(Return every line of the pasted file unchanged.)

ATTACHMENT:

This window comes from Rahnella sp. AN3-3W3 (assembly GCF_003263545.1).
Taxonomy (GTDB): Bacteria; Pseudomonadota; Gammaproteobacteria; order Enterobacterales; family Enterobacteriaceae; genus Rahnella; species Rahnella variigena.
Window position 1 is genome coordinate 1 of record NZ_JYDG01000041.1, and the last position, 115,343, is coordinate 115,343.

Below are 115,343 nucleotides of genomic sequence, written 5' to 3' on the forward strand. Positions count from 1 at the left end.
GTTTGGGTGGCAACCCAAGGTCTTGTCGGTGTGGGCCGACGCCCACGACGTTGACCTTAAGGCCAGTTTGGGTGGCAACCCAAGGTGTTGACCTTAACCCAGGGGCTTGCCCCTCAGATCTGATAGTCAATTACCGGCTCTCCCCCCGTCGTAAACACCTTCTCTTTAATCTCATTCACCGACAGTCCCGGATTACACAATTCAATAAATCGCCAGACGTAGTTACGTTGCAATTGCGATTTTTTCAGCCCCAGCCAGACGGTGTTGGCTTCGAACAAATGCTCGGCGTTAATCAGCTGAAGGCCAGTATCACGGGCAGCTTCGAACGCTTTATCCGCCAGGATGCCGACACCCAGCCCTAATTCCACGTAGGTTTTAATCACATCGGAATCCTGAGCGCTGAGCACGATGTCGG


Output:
This window comes from Rahnella sp. AN3-3W3 (assembly GCF_003263545.1).
Taxonomy (GTDB): Bacteria; Pseudomonadota; Gammaproteobacteria; order Enterobacterales; family Enterobacteriaceae; genus Rahnella; species Rahnella variigena.
Window position 1 is genome coordinate 1 of record NZ_JYDG01000041.1, and the last position, 115,343, is coordinate 115,343.

Below are 115,343 nucleotides of genomic sequence, written 5' to 3' on the forward strand. Positions count from 1 at the left end.
GTTTGGGTGGCAACCCAAGGTCTTGTCGGTGTGGGCCGACGCCCACGACGTTGACCTTAAGGCCAGTTTGGGTGGCAACCCAAGGTGTTGACCTTAACCCAGGGGCTTGCCCCTCAGATCTGATAGTCAATTACCGGCTCTCCCCCCGTCGTAAACACCTTCTCTTTAATCTCATTCACCGACAGTCCCGGATTACACAATTCAATAAATCGCCAGACGTAGTTACGTTGCAATTGCGATTTTTTCAGCCCCAGCCAGACGGTGTTGGCTTCGAACAAATGCTCGGCGTTAATCAGCTGAAGGCCAGTATCACGGGCAGCTTCGAACGCTTTATCCGCCAGGATGCCGACACCCAGCCCTAATTCCACGTAGGTTTTAATCACATCGGAATCCTGAGCGCTGAGCACGATGTCGG